Easy Poached Tilapia with Tomato Wine Broth

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This Easy Poached Tilapia is made in less than 30 minutes. Super tender and flaky fish is paired with a rich, savory burst tomato broth and fresh herbs for the perfect summer meal.

Poaching Tilapia: A Foolproof Dinner Idea!

Tilapia filet poached in tomato broth with fresh parsley and mint.

I have a confession to make. Despite the Mr. and I’s deep love for seafood (as evidenced by our choice in vacation spots), I rarely make it at home.

The truth is, I’ve always been a bit intimidated by seafood. It seemed finicky, difficult to prepare, and overly complicated. But after the raging success of the Margarita Shrimp, I realized I’ve been missing out on one of the easiest, most flavorful, and healthiest meal options available to us.

So we’re diving into the world of fish, shrimp, mussels, and all their other water dwelling cousins with gusto. So far we’ve learned that cooking seafood in foil is a fabulous way to ensure it turns out tender and juicy, whether it’s Grilled Tilapia in foil or Grilled Salmon with Mango Salsa.

Now, we’re adding poaching to the list of foolproof ways to cook an amazing fish dinner.

Here’s Why You’ll Love Poached Tilapia

  • So easy– This is one of the easiest and quickest dinners you’ll prepare all summer, I promise.
  • Made in a single skillet– No need to dirty multiple dishes! This comes together in one pan!
  • It. Tastes. So. Good.– Always the most important thing on the list, this tilapia just tastes fantastic! It’s super savory, but still nice and light, and the lemon zest and herbs give it such a fresh, summery finish!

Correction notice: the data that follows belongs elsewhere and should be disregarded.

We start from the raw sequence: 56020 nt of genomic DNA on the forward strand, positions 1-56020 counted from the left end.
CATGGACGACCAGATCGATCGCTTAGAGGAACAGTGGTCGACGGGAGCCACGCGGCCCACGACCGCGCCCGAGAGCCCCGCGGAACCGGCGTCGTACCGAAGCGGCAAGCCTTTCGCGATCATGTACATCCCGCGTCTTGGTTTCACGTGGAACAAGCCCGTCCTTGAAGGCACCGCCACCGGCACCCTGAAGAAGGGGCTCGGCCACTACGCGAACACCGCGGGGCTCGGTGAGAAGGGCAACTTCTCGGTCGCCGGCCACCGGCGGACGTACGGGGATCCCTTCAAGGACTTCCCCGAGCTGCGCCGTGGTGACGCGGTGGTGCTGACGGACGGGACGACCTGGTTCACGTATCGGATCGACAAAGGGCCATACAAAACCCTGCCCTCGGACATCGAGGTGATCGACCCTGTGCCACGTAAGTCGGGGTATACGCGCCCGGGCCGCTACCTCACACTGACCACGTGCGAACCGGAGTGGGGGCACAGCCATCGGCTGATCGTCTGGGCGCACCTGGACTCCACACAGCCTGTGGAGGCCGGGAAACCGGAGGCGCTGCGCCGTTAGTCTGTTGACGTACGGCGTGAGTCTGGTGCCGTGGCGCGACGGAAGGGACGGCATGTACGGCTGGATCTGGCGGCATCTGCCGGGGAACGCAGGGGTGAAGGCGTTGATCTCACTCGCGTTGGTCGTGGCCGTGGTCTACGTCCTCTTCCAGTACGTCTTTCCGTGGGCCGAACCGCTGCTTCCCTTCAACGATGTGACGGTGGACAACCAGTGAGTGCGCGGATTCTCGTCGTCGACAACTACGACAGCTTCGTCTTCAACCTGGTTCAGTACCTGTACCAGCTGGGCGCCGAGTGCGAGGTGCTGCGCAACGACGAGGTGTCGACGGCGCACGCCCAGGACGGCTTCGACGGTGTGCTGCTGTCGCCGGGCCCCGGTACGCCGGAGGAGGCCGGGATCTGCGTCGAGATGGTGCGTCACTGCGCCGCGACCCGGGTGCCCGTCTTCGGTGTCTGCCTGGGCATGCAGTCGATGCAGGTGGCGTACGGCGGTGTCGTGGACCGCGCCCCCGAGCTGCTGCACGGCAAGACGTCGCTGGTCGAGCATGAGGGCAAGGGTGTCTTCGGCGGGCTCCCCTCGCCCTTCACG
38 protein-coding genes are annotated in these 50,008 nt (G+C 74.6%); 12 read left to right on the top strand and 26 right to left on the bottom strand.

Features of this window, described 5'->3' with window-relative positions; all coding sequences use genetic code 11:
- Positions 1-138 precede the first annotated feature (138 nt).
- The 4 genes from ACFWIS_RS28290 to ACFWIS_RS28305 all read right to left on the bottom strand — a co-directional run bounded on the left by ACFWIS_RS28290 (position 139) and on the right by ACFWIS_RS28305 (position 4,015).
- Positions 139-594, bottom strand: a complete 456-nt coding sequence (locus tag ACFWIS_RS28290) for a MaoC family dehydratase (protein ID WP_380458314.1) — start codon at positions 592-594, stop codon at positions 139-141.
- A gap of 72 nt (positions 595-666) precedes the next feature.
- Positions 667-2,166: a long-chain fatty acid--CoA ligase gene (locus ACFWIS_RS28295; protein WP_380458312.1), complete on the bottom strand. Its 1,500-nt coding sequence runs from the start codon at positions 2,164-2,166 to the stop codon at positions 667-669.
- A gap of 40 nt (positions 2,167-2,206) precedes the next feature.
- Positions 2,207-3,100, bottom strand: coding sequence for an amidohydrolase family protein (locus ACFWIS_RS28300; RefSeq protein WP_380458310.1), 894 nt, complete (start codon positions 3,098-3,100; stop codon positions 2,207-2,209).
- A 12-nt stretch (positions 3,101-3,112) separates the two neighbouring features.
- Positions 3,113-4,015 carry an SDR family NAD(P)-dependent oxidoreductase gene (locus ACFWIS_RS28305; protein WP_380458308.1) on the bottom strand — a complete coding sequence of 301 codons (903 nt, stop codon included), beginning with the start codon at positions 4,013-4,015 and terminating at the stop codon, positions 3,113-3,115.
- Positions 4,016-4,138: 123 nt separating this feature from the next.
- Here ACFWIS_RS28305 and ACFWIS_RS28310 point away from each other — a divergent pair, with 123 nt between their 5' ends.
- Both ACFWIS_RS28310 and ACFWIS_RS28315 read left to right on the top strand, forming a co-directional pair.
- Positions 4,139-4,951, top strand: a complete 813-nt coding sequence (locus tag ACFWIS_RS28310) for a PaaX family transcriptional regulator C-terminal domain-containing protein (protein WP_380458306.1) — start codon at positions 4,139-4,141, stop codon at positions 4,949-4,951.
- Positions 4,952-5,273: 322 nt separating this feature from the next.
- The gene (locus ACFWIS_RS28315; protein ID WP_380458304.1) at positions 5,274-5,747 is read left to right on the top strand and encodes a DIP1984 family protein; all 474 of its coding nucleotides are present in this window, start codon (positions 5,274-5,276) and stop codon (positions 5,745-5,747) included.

Poached tilapia on a white plate, topped with parsley mint sauce.

Ingredients Needed

This recipe starts with the broth, and boy, is this broth something! You’ll need shallots, garlic and olive oil, plus a whole bunch of cherry tomatoes. We make this recipe a lot when our cherry tomatoes are overflowing in the garden, but you can pick up any variety of red or multicolor cherry tomatoes at the store.

To the caramelized shallots and tomatoes, you’ll add a dry white wine, a little chicken broth, and a final squeeze of lemon juice.

You’ll also need fresh or frozen tilapia fillets. Just keep in mind the frozen tilapia will take 5-10 minutes longer to poach.

Finally, finish the dish with fresh parsley, mint, and lemon zest.

How to Poach Tilapia

  1. Make the tomato wine poaching broth. In a large skillet, heat the olive oil over medium heat. Add the shallots and garlic and cook until shallots are starting to brown, 2-3 minutes. Sprinkle with salt. Add the bay leaves and tomatoes, cover the pan, and reduce heat to medium low. Cook until tomatoes burst, about 10 minutes, shaking the pan every few minutes to keep the onions from burning.
  2. Uncover the pan and stir in the wine and broth, deglazing any browned bits from the bottom of the pan. Allow to simmer for 1-2 minutes.
  3. Add the fish. Lay the tilapia fillets on top of the sauce, squeeze the lemon juice over them, then sprinkle evenly with salt and pepper. Cover the pan and poach until the fish is cooked through, 7-9 minutes.
  4. Make the herb topping. Meanwhile, mix together the chopped parsley, mint, and lemon zest.
  5. Serve. Plate each fillet with a good amount of tomatoes and sauce then top with the parsley mixture.
Poached tilapia on top of a tomato wine broth on a white plate.

What to Serve with Poached Tilapia

This tilapia pairs beautifully with Skillet Green Beans, Air Fryer Asparagus, and Sauteed Spinach and Onions.

The tomato wine broth is excellent served over pasta as well. Choose a long, thin pasta like linguine or spaghetti for the ultimate slurping.

Finish the meal with some crusty French bread for dipping!

FAQS

What does poaching in cooking mean?

Poaching is a way of cooking food partially submerged in liquid. It’s a very gentle cooking method that’s great for delicate foods, like white fish.